A RESTful API is a software interface that allows you to GET, PUT, POST, and DELETE data via HTTP queries. It’s built on RESTful technology, an architectural style, and a communication strategy that’s common in web services development. The code that allows two software applications to connect with each other is known as an API for a website. REST can be thought of as the internet’s language, and it’s utilized by browsers. For creating APIs that allow users to connect to and interact with cloud services, REST is a reasonable choice. Because connecting to a service via an API is only a question of manipulating how the URL is encoded, the RESTful approach is also useful in cloud services.
When to use REST?
1. Limited bandwidth and resources
Because SOAP messages include a lot of content and take up a lot of data, REST should be utilized when network capacity is a problem.
2. Ease of coding is a requirement
The coding and implementation of a REST service are easier than that of a SOAP service. If you need a quick web service solution, REST is the way to go.
If you require a cache and you’re dealing with a lot of queries, REST is recommended. The number of queries made to the server rises as a result of this. The most frequently asked queries are kept in an interim solution after implementing a cache. The first cache is checked whenever the client requests a resource. It will not go to the server if there are resources available. Caching might help you cut down on your travel time.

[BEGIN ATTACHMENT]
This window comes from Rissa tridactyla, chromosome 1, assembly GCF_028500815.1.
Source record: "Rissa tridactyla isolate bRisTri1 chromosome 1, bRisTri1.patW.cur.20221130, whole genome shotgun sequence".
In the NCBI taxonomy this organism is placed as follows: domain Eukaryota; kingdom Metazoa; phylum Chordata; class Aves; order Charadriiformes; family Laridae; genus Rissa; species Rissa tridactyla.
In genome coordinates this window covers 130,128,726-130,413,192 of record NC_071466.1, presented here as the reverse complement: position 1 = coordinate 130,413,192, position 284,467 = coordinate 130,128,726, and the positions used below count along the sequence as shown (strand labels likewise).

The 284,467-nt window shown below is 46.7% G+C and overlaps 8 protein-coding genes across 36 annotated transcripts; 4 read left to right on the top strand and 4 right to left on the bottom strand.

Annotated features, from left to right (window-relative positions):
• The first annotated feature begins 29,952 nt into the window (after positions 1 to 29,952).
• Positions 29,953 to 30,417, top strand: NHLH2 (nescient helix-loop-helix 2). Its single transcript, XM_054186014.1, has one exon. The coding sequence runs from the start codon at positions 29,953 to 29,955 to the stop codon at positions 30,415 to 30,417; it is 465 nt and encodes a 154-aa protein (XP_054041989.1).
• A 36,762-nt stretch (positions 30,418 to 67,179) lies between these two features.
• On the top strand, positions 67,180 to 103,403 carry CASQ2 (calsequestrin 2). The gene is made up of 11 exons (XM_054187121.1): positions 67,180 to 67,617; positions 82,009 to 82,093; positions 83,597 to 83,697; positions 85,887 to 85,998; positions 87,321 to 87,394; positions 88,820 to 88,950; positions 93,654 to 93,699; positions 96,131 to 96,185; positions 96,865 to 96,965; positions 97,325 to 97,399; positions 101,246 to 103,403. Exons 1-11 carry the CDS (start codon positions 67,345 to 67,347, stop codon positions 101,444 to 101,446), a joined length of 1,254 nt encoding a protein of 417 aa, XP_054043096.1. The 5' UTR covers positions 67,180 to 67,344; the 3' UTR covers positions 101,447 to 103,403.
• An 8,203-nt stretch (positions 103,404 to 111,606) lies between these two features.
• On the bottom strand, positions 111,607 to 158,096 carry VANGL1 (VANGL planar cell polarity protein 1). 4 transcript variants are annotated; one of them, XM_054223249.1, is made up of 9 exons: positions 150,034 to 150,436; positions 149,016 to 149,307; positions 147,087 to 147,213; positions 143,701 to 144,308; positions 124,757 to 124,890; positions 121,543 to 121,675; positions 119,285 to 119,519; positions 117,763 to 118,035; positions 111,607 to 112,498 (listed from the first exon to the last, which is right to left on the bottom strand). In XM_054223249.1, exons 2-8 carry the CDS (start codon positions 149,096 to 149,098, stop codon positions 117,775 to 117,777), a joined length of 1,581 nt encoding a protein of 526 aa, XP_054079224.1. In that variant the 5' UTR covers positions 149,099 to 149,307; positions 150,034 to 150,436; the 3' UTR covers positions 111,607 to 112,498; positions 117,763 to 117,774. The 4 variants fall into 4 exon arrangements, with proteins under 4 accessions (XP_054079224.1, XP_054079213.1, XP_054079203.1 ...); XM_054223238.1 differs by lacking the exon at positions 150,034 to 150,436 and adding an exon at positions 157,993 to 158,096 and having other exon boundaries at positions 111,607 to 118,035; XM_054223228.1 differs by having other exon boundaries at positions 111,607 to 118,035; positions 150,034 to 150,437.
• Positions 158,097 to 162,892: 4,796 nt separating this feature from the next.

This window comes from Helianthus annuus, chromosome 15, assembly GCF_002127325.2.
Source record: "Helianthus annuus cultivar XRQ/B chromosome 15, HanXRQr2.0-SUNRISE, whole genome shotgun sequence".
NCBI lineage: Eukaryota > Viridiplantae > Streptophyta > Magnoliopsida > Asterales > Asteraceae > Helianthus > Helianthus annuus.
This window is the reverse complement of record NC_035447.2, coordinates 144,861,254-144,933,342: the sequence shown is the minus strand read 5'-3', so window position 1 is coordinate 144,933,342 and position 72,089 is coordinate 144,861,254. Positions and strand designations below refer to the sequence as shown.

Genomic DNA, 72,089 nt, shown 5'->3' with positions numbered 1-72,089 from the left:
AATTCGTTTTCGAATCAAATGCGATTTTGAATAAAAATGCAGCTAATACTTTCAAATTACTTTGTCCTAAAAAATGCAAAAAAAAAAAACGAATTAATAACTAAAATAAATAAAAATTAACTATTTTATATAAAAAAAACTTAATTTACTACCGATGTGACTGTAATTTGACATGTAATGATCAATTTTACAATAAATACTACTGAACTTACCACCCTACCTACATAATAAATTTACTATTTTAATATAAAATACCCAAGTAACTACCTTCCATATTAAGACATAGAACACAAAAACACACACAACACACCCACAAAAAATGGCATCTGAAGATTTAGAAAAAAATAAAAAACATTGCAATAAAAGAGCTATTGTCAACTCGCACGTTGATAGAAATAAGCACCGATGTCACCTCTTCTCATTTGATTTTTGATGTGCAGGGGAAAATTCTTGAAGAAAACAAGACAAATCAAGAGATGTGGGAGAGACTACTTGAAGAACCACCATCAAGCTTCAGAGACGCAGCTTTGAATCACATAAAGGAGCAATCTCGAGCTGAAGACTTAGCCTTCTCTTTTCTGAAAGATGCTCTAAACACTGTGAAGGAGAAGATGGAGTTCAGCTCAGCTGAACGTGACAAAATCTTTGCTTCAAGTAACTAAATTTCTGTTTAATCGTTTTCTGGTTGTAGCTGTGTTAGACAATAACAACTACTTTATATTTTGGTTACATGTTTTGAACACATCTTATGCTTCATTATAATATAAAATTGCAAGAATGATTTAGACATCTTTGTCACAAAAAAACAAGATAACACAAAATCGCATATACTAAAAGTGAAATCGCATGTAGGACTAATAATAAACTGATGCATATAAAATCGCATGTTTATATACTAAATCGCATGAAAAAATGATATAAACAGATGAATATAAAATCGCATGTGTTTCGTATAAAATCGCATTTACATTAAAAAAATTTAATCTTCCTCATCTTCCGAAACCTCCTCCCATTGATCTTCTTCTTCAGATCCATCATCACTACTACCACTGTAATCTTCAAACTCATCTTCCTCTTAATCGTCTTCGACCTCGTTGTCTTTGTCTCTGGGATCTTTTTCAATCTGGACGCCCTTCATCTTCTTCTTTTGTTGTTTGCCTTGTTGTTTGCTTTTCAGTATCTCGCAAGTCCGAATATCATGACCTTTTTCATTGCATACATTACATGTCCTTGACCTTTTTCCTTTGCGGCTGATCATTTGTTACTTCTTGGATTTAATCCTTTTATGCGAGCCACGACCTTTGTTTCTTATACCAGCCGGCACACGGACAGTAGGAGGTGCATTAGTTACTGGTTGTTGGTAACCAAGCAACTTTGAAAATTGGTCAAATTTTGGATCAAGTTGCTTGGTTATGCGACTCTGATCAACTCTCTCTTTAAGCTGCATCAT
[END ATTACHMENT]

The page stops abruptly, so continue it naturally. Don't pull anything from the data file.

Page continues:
1. Easy to integrate
A decent RESTful API may be found from the very first URI. This isn’t to say that each application that uses your service will know what to do automatically. It does, however, make things easier for the developer who is attempting to connect your API.
2. Use of HTTP
The usage of ubiquitous standards is another characteristic for ease of integration that has to do with REST over HTTP (THE most popular implementation of REST). Speaking of HTTP, the web’s protocol, and outputting JSON or ATOMPub means finding a library that can connect to you in any language and the platform is much easier.
Stateless communication and a replicated repository provide a high level of scalability. With the REST APIs, scaling up an existing website is easier when it is compared with something like SOAP.
1. Hard to handle REST APIs
Because programming languages are not resource-oriented, the code that maps URIs to them tends to become jumbled. In fact, Microsoft did an excellent job of adopting Joe Gregorio’s URI mapping concept, which helps to ease the process a bit. On the other hand, making the REST API hypertext-driven is difficult.
2. Lack of security
Unlike SOAP, REST does not require security. REST is suitable for public URLs, but not for the transmission of private data between client and server.
3. Lack of state
Stateful methods are required by the majority of online applications. Let’s say you buy a website that has a shopping cart feature. Before making a purchase, it is necessary to know how many products are in the shopping basket. The client bears the task of maintaining the state, making the client application heavy and difficult to maintain.
API complexities are reduced to zero with the aid of REST, and things are easier with fewer resources in context. It can easily manage resources and perform a limited number of activities.
Also Read: REST API vs SOAP API